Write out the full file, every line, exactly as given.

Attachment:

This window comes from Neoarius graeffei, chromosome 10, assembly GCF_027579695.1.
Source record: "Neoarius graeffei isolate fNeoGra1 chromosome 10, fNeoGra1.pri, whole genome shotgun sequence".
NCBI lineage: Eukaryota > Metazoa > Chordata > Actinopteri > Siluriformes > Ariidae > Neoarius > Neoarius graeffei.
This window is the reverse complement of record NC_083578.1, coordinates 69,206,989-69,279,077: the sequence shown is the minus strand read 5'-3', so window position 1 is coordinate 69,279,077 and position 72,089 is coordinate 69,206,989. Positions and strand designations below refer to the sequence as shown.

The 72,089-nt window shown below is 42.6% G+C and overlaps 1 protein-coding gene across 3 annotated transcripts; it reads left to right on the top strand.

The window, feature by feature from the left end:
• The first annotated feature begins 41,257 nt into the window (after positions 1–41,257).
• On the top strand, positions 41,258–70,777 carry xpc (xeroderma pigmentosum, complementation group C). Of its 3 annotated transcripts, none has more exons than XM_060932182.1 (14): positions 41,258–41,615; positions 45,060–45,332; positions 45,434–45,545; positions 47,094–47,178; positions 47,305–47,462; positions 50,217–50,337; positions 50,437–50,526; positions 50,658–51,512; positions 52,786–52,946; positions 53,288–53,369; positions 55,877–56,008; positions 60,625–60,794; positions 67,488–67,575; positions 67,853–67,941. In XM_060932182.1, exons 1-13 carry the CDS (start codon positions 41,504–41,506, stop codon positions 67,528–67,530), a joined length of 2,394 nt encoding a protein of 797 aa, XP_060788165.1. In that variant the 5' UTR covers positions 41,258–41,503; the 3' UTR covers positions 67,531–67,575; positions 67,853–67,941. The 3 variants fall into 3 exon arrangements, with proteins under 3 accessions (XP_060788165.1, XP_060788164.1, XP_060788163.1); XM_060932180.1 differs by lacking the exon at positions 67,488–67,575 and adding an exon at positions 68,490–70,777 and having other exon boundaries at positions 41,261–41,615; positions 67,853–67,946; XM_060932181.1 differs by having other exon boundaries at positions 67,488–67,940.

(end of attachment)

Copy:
This window comes from Neoarius graeffei, chromosome 10, assembly GCF_027579695.1.
Source record: "Neoarius graeffei isolate fNeoGra1 chromosome 10, fNeoGra1.pri, whole genome shotgun sequence".
NCBI lineage: Eukaryota > Metazoa > Chordata > Actinopteri > Siluriformes > Ariidae > Neoarius > Neoarius graeffei.
This window is the reverse complement of record NC_083578.1, coordinates 69,206,989-69,279,077: the sequence shown is the minus strand read 5'-3', so window position 1 is coordinate 69,279,077 and position 72,089 is coordinate 69,206,989. Positions and strand designations below refer to the sequence as shown.

The 72,089-nt window shown below is 42.6% G+C and overlaps 1 protein-coding gene across 3 annotated transcripts; it reads left to right on the top strand.

The window, feature by feature from the left end:
• The first annotated feature begins 41,257 nt into the window (after positions 1–41,257).
• On the top strand, positions 41,258–70,777 carry xpc (xeroderma pigmentosum, complementation group C). Of its 3 annotated transcripts, none has more exons than XM_060932182.1 (14): positions 41,258–41,615; positions 45,060–45,332; positions 45,434–45,545; positions 47,094–47,178; positions 47,305–47,462; positions 50,217–50,337; positions 50,437–50,526; positions 50,658–51,512; positions 52,786–52,946; positions 53,288–53,369; positions 55,877–56,008; positions 60,625–60,794; positions 67,488–67,575; positions 67,853–67,941. In XM_060932182.1, exons 1-13 carry the CDS (start codon positions 41,504–41,506, stop codon positions 67,528–67,530), a joined length of 2,394 nt encoding a protein of 797 aa, XP_060788165.1. In that variant the 5' UTR covers positions 41,258–41,503; the 3' UTR covers positions 67,531–67,575; positions 67,853–67,941. The 3 variants fall into 3 exon arrangements, with proteins under 3 accessions (XP_060788165.1, XP_060788164.1, XP_060788163.1); XM_060932180.1 differs by lacking the exon at positions 67,488–67,575 and adding an exon at positions 68,490–70,777 and having other exon boundaries at positions 41,261–41,615; positions 67,853–67,946; XM_060932181.1 differs by having other exon boundaries at positions 67,488–67,940.